Liverpool make it six of the best as perfect start continues at Chelsea
Goals from Alexander-Arnold and Firmino push advantage back to five points
Liverpool’s Trent Alexander-Arnold scores his side’s first goal during the Premier League match against Chelsea at Stamford Bridge. Photograph: Nick Potts/PA Wire
Chelsea 1 Liverpool 2
A stirring effort from Chelsea was not enough to stop Liverpool from maintaining their pristine record at the top of the Premier League. Jürgen Klopp’s side restored their five-point lead over Manchester City thanks to goals from Trent Alexander-Arnold and Roberto Firmino but they were made to sweat by the hosts, who were a team transformed when N’Golo Kanté turned up the heat in the second half.
Chelsea threw everything at the division’s pacesetters during those dying stages and they almost stole a point from 2-0 down, only for Mason Mount to spurn a glorious opportunity as the minutes ticked away. In the end, Liverpool held on and were able to celebrate a rare and precious win at the home of one their big six rivals. Klopp’s side are made of stern stuff, whereas Chelsea remain a work in progress under Frank Lampard, who is still waiting for his first home win.
In previous years the sight of the fans in the lower tier of the Matthew Harding Stand unfurling a banner bearing Eden Hazards’s image might have send a shiver down the spine of the opposition. Those days have gone, though, and it seemed a strange choice when Hazard’s face appeared behind Kepa Arrizabalaga’s goal shortly before kick-off. As motivational ploys go, all it did was remind Liverpool of a player they would not have to worry about.
With Hazard’s wonderful dribbles down the left consigned to the past, the outstanding Alexander-Arnold had more freedom to get forward from right back in support of Mohamed Salah and it was not long before the visitors exposed one of Chelsea’s biggest weaknesses with a powerful surge through the middle from Fabinho.
Kanté had taken Liverpool on almost single-handedly in the European Super Cup last month and the French midfielder’s recovery from a persistent ankle injury allowed Lampard to switch from a 3-4-2-1 system to a more conventional 4-3-3. Mount had also passed a late fitness test and Chelsea briefly offered the impression that they were capable of denying Liverpool space by maintaining a tight and solid shape during the early stages.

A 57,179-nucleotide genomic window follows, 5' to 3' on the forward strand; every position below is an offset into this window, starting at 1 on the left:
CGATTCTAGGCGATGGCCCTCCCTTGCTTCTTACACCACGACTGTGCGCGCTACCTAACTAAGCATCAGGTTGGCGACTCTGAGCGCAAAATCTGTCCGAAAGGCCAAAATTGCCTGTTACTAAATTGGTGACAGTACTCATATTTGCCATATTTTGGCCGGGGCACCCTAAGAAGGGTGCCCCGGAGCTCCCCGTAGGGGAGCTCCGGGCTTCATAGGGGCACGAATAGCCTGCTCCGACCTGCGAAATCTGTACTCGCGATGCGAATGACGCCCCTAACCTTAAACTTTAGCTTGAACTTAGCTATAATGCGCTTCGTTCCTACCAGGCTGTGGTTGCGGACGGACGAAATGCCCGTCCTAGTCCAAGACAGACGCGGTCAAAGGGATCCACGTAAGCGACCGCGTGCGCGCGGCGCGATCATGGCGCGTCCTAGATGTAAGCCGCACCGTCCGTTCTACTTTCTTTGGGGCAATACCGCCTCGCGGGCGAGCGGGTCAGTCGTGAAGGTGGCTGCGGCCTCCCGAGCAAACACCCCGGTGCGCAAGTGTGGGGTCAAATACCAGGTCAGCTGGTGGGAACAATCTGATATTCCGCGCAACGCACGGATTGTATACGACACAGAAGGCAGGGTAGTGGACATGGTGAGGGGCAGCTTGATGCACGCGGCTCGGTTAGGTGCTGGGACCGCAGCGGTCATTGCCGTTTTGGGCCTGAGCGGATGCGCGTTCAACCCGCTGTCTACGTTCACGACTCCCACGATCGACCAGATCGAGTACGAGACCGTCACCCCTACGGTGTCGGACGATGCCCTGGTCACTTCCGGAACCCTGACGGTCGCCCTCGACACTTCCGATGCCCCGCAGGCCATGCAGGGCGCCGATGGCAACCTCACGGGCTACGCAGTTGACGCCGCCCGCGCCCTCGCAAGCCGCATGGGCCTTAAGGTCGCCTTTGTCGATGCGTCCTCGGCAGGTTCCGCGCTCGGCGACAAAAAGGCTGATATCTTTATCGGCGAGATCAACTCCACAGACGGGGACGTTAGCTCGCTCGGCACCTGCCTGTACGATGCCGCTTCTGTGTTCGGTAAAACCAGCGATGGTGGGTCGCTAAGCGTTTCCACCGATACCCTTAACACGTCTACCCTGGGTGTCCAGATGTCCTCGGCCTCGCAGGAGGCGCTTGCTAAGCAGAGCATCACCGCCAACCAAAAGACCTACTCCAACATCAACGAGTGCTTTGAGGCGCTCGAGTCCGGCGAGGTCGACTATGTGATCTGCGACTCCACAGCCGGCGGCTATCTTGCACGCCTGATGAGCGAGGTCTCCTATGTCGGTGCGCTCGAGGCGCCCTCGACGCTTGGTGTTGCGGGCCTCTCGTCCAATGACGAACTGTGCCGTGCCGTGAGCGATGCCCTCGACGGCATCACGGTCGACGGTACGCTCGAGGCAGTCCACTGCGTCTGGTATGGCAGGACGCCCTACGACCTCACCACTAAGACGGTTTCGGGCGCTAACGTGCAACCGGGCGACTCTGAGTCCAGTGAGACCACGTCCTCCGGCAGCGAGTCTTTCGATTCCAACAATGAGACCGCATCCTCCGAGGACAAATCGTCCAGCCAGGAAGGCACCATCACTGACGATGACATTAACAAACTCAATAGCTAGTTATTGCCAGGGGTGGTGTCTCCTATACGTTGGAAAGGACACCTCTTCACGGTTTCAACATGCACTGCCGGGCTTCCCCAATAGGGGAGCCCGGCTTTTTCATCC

Yet their fragile spine soon started to creak. Liverpool had a pleasing urgency in possession and they spied an opening when Fabinho, charging past weak challenges from Mateo Kovacic and Jorginho, fizzed a pass into Sadio Mané, who lured Andreas Christensen into making a panicky foul.
The position of the free-kick, a couple of yards outside the area, meant power represented the clearest route to goal. Jordan Henderson acted as a decoy, Salah’s backheel teed up Alexander-Arnold and Chelsea froze as the right back crashed a tremendous shot high to Arrizabalaga’s left.
Stamford Bridge was stunned by the venom in Alexander-Arnold’s effort and the opening period quickly became an ordeal for Lampard. His gamble on Emerson Palmieri’s fitness backfired when the left back limped off, Chelsea’s defence was further weakened when Christensen had to make way for Kurt Zouma and on the one occasion Tammy Abraham managed to sprint away from Virgil van Dijk, the young striker lacked the composure to thread the ball past Adrián in the Liverpool goal.
Lampard needed his team to be clinical in those moments, though he must have been encouraged by the way one straight pass from Christensen had sent Abraham clear of Liverpool’s offside trap. Chelsea continued to press and they thought were level moments later, Cesar Azpilicueta bundling Willian’s cross from the left past Adrián after a messy scramble, only for a VAR check to show that Mount had strayed offside during the buildup.
Lampard turned back to his bench with a rueful look and he was feeling even worse when Liverpool doubled their lead with a simple set-piece moments later. Alexander-Arnold touched a free-kick to Andy Robertson and the left back’s cross allowed Firmino to rise above Marcos Alonso, Emerson’s replacement, and head past Arrizabalaga.
This was not a vintage display from Liverpool’s front three, however, and Chelsea earned the approval of the crowd during the second half. Kanté found a second wind and he halved the deficit with 20 minutes remaining, bending a shot high to Adrián’s left from 20 yards.
Liverpool were on the ropes and the home fans roared Chelsea on. Kanté was everywhere, chasing back to stop Salah bursting through on the break, and Lampard was getting ready to celebrate when a cross from the left bobbled to the unmarked Mount in the final minute. Yet the youngster fired over and all that was left was for the crowd to salute a fine effort from Chelsea at full-time. – Guardian